Obama appears to have dealt with Blago via approach/avoidance. He helped strategize the governor's first statewide campaign in 2002; Rahm Emanuel told The New Yorker that he and Obama were key players, although Blago's campaign co-chair told the magazine that Emanuel had overstated Obama's role. (And now, today, we have Obama aides telling The Wall Street Journal that Obama had no role in the '02 campaign.) It's also a matter of record that Obama, as a senator in 2006, supported Blago's successful re-election bid; and that Obama did his house deal with help from Tony Rezko, the top Blago adviser and fundraiser who was later convicted on corruption charges.

But there's no evidence that Obama and Blago are tight. Quite the contrary. This year, the Obama team repeatedly stiffed the governor. He was not permitted to stump for Obama as a surrogate. He was kept off the podium at the Democratic National Convention. He was kept off the stage on election night in Grant park. And, in September, when he tried to water down a state ethics reform bill, Obama intervened against him, taking the side of the reformers. Blago, in a separate autumn incident, even took a swipe at Obama by defending Sarah Palin;; whereas "governors make decisions," said Blago, senators such as Obama "pass their bills back and forth."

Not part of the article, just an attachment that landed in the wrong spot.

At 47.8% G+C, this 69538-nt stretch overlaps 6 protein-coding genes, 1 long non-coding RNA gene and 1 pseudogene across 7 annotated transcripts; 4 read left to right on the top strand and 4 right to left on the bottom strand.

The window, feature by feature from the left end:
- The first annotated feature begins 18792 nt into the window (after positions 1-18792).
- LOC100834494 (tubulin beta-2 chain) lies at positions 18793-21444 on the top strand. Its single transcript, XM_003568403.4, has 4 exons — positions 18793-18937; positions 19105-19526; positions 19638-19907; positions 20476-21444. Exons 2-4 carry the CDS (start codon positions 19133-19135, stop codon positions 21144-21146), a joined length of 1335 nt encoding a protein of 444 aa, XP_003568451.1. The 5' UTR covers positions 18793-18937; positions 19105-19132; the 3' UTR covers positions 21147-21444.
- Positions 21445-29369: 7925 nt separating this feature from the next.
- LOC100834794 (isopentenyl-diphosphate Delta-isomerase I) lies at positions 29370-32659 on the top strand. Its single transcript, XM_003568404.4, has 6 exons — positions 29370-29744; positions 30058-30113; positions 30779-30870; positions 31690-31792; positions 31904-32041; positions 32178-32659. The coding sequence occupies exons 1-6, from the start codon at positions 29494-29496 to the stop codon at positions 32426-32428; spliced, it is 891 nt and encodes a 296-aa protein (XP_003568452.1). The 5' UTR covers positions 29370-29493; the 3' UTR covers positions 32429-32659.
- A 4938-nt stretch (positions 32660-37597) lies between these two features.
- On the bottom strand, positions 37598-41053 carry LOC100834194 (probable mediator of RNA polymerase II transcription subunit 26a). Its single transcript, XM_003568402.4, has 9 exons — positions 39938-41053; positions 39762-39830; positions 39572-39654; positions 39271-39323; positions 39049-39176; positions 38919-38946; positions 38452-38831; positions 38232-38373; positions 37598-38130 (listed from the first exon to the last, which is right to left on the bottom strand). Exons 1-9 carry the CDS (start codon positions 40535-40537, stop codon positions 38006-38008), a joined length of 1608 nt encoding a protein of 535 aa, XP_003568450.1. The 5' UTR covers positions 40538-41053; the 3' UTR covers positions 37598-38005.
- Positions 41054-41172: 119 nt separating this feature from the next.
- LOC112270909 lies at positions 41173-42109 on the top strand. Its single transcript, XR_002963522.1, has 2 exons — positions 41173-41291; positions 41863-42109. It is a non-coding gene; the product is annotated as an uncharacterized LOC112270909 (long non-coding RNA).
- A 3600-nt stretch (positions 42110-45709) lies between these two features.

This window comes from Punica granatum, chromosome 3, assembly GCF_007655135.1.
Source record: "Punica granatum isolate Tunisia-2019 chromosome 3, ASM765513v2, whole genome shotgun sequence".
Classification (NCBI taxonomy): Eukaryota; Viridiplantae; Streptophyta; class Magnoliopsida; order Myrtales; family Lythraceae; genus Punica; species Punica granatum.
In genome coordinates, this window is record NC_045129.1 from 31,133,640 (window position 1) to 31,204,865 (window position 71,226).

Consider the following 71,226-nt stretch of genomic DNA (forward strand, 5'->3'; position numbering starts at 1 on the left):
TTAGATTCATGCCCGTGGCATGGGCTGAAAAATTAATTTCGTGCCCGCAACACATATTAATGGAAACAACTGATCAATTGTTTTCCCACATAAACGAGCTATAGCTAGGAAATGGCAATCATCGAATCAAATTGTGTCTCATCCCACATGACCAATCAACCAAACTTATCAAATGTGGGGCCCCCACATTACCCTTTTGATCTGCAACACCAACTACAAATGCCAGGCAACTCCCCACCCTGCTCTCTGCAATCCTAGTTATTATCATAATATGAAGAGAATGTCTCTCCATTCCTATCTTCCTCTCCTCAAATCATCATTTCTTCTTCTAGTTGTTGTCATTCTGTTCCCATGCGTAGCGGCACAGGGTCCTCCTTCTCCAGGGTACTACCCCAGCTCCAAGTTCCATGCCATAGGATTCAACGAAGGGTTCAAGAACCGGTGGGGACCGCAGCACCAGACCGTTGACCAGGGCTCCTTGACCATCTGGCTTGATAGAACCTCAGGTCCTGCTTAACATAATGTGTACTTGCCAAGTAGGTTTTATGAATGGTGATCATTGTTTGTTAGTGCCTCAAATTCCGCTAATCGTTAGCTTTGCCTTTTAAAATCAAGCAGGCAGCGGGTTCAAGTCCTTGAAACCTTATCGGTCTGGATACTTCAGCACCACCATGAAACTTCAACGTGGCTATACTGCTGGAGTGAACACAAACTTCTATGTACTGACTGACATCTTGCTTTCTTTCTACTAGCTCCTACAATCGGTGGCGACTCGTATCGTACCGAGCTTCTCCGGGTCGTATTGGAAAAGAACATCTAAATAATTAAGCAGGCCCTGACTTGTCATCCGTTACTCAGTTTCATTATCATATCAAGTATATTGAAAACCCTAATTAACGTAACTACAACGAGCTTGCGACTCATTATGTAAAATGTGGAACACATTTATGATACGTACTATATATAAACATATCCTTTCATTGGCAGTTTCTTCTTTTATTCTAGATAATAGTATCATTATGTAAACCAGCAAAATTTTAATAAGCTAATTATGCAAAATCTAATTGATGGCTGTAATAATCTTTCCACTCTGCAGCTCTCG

Nevertheless, despite Obama's statement yesterday that he has not spoken with Blago about the vacant Senate seat (thereby contradicting strategist David Axelrod, who said on Nov. 23 that Obama had spoken with Blago), it's impossible to believe that a president-elect, and/or his top staffers, has had no contact with the home-state governor who by law is entrusted with filling the seat. Clearly somebody has dealt with Blago, as evidenced by his foul-mouthed rants about how the Obama people refuse to play ball.